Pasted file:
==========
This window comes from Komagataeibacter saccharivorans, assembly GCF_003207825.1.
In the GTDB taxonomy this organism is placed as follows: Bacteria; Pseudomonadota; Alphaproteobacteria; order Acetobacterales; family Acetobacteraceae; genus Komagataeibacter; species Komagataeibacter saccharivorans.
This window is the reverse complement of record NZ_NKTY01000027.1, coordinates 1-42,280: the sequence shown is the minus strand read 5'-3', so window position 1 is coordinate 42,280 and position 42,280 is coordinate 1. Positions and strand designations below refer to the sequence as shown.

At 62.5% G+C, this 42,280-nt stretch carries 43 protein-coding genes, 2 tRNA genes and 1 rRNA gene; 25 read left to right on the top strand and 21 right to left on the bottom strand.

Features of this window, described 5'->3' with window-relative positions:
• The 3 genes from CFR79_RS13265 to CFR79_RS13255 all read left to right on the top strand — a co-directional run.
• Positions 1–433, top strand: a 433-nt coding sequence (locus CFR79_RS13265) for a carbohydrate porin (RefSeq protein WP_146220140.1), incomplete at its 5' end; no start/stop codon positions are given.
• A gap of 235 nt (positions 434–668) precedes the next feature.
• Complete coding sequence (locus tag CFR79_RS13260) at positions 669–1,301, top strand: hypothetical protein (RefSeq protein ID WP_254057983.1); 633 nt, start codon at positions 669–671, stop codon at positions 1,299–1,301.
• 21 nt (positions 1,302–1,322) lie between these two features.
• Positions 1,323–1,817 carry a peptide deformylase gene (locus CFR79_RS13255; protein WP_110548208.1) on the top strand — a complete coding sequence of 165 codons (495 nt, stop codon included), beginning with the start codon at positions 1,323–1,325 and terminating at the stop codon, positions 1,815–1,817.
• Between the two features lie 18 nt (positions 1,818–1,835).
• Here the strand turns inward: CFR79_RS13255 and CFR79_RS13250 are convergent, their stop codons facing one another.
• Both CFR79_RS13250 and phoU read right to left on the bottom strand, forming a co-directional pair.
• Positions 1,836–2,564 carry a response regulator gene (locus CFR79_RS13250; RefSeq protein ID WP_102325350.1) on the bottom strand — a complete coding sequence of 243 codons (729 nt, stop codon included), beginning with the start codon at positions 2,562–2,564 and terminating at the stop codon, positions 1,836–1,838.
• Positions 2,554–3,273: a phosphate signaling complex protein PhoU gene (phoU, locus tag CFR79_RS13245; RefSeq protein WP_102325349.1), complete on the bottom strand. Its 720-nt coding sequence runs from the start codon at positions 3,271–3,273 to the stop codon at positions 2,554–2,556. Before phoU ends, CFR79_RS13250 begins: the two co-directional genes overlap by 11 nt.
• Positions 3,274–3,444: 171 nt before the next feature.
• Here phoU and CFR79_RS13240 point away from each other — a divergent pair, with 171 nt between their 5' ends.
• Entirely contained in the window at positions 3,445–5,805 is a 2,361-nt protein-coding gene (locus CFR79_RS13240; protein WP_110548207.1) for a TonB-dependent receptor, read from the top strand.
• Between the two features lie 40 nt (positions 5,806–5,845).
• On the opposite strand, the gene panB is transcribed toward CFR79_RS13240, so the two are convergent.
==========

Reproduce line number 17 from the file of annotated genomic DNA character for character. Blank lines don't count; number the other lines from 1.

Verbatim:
• Positions 3,274–3,444: 171 nt before the next feature.